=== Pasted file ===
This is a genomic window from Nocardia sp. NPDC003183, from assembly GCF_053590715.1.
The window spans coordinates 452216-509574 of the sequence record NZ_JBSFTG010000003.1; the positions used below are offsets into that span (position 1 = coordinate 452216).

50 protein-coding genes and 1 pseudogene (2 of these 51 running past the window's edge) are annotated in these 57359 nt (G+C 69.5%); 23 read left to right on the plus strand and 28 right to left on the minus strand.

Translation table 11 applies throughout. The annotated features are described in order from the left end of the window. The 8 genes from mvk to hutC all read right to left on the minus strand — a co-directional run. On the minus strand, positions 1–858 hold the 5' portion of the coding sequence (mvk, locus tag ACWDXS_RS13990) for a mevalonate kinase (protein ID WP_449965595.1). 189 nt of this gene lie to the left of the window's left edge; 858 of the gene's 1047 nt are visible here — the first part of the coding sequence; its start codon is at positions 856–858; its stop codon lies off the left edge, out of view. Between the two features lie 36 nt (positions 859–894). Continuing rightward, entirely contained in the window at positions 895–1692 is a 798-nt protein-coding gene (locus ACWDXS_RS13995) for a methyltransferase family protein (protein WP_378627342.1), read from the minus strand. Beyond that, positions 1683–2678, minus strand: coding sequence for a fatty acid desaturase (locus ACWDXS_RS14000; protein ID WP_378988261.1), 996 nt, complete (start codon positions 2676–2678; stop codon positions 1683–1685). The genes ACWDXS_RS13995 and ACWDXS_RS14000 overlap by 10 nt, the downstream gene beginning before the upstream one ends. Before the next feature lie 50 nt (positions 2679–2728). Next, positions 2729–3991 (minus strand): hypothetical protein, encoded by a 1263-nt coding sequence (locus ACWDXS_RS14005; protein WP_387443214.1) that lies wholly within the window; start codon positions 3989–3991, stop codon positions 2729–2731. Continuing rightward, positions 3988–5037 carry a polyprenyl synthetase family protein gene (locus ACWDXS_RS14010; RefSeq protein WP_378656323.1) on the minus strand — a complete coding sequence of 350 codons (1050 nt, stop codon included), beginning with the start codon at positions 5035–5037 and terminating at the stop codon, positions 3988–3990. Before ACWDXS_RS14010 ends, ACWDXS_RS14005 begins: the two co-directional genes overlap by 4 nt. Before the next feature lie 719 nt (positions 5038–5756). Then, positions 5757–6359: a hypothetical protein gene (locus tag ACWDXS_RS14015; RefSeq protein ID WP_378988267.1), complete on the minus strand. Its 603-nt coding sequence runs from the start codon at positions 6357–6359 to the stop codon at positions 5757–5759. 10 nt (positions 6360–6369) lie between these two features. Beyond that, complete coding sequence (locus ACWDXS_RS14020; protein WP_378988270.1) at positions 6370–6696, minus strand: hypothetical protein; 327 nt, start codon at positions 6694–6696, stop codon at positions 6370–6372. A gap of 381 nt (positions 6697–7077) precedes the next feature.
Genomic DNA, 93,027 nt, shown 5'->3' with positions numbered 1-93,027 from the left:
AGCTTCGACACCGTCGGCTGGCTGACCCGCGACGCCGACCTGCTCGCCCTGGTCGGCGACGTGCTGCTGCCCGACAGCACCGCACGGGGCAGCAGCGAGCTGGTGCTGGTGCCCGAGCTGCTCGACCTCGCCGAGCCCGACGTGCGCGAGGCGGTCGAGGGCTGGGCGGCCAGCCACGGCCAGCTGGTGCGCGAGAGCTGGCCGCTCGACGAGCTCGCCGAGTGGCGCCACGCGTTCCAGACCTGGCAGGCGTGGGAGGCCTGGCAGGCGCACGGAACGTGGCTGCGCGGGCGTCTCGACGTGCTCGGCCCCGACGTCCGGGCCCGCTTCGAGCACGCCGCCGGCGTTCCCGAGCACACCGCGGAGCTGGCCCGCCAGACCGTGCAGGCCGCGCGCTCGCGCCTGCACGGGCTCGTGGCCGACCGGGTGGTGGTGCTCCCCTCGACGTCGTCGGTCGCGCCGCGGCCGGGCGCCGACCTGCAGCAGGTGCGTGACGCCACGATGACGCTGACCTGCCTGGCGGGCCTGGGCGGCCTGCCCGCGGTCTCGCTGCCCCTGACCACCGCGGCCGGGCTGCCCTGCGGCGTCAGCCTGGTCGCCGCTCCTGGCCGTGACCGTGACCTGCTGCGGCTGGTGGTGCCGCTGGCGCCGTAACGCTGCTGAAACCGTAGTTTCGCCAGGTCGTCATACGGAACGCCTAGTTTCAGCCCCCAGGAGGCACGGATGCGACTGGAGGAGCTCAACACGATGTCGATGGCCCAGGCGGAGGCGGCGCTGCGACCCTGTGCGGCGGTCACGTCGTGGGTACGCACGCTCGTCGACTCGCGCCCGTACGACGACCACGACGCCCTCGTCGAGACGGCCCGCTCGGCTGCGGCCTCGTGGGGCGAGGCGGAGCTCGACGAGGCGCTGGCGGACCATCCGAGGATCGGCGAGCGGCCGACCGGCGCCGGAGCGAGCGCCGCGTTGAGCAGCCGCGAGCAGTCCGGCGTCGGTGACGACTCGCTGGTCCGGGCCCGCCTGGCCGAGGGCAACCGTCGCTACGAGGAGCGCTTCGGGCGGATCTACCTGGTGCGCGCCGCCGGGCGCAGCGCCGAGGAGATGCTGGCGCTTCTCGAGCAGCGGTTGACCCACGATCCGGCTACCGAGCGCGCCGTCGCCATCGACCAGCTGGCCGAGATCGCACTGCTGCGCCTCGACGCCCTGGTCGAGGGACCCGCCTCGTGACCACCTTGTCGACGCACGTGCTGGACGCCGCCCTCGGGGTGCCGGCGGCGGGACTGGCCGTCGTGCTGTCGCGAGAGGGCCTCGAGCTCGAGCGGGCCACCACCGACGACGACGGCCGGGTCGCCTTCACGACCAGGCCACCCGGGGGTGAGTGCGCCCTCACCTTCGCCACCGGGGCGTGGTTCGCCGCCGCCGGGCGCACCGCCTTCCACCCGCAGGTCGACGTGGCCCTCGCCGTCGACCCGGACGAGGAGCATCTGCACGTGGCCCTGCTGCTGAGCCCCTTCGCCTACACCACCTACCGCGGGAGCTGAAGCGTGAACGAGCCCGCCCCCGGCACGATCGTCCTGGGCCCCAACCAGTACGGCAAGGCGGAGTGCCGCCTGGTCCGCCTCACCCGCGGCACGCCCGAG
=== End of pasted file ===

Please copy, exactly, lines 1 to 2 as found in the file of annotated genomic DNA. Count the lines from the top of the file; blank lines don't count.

This is a genomic window from Nocardia sp. NPDC003183, from assembly GCF_053590715.1.
The window spans coordinates 452216-509574 of the sequence record NZ_JBSFTG010000003.1; the positions used below are offsets into that span (position 1 = coordinate 452216).